WHAT IS SAGITTARIUS A* AND HOW WAS IT CAUGHT ON CAMERA?
Sagittarius A* – abbreviated to Sgr A*, which is pronounced “sadge-ay-star” – owes its name to its detection in the direction of the constellation Sagittarius.
Its existence has been assumed since 1974, with the detection of an unusual radio source at the centre of the galaxy.
In the 1990s, astronomers mapped the orbits of the brightest stars near the centre of the Milky Way, confirming the presence of a supermassive compact object there – work that led to the 2020 Nobel Prize in Physics.
Though the presence of a black hole was thought to be the only plausible explanation, the new image provides the first direct visual proof.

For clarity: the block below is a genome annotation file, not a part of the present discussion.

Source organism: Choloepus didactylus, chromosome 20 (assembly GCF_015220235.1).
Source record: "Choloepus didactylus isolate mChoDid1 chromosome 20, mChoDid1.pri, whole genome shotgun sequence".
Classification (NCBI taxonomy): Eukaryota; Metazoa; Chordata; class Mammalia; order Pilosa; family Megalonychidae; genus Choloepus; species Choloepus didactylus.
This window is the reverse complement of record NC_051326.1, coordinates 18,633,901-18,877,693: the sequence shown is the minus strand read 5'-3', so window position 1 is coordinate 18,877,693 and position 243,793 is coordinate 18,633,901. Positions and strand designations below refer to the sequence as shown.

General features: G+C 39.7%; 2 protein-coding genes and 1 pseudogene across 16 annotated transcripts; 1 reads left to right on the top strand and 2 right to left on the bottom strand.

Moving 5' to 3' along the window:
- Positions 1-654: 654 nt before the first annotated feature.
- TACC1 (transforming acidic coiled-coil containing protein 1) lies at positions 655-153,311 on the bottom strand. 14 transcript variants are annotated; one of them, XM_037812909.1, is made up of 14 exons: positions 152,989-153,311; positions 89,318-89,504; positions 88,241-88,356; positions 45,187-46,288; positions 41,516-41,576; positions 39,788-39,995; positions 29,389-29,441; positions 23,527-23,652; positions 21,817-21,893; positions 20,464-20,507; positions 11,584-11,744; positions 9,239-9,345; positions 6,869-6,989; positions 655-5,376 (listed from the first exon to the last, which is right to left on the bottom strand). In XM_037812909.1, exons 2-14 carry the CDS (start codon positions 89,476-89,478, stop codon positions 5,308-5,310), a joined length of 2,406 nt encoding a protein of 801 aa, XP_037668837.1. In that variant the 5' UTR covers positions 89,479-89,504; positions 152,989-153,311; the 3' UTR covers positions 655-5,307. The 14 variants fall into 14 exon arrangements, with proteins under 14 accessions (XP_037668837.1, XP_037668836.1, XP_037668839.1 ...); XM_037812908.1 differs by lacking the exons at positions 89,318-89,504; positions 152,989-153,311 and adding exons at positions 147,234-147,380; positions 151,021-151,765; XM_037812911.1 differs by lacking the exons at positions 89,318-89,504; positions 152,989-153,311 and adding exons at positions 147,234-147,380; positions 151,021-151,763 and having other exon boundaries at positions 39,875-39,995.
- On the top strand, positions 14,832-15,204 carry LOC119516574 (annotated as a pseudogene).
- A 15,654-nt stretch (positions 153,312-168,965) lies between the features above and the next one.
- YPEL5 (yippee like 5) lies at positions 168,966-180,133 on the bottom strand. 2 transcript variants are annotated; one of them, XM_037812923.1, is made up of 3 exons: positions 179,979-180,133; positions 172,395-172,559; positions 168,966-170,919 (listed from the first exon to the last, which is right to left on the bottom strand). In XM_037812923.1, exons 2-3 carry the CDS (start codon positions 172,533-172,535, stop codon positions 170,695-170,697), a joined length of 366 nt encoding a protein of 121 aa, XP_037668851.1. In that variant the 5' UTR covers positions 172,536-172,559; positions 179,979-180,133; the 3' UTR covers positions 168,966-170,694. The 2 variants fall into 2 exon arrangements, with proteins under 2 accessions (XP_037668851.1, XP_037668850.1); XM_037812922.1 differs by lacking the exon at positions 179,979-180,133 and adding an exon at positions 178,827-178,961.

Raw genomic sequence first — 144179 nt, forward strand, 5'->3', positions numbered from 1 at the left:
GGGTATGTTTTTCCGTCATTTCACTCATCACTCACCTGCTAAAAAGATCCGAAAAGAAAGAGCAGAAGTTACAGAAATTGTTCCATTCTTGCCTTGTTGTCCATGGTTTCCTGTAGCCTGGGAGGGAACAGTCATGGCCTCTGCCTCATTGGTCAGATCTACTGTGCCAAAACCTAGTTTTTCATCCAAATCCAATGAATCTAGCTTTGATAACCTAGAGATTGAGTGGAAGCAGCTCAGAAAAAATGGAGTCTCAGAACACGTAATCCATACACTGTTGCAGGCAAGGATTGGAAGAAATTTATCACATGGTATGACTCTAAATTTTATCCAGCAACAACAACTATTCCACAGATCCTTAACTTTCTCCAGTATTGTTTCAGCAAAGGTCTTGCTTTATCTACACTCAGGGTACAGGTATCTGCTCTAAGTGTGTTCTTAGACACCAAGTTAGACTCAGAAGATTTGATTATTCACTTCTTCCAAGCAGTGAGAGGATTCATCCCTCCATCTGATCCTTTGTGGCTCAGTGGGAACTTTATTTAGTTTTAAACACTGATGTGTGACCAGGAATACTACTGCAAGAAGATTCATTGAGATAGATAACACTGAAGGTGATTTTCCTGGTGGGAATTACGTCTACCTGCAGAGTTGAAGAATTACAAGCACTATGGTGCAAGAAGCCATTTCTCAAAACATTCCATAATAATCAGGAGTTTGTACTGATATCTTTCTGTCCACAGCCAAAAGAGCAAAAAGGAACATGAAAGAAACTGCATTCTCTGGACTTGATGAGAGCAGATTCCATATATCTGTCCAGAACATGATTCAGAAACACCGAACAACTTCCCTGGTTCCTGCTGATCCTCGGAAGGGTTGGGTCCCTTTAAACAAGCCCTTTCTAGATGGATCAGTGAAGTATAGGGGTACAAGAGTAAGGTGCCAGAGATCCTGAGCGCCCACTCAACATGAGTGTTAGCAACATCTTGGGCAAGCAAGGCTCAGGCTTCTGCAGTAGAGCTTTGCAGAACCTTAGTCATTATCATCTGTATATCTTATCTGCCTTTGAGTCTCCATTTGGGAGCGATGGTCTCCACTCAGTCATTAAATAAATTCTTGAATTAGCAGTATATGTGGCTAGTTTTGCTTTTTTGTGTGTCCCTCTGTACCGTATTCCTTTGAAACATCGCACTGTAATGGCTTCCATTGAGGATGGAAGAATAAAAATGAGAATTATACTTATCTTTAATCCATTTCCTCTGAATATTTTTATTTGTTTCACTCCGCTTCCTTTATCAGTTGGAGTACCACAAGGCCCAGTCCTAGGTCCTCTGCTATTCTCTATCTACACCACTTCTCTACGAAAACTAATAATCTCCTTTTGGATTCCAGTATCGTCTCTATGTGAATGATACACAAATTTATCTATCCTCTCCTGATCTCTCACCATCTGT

Because it is 27,000 light years from Earth, it appears the same size in the sky as a donut on the moon.
Capturing images of such a faraway object required linking eight giant radio observatories across the planet to form a single ‘Earth-sized’ virtual telescope called the EHT.
These included the Institute for Millimeter Radio Astronomy (IRAM) 30-meter telescope in Spain, the most sensitive single antenna in the EHT network.
The EHT gazed at Sgr A* across multiple nights for many hours in a row – a similar idea to long-exposure photography and the same process used to produce the first image of a black hole, released in 2019.
That black hole is called M87* because it is in the Messier 87 galaxy.
An international team spotted the ‘hot spot’ using the ALMA (Atacama Large Millimeter/submillimeter Array) radio telescope in the Chilean Andes.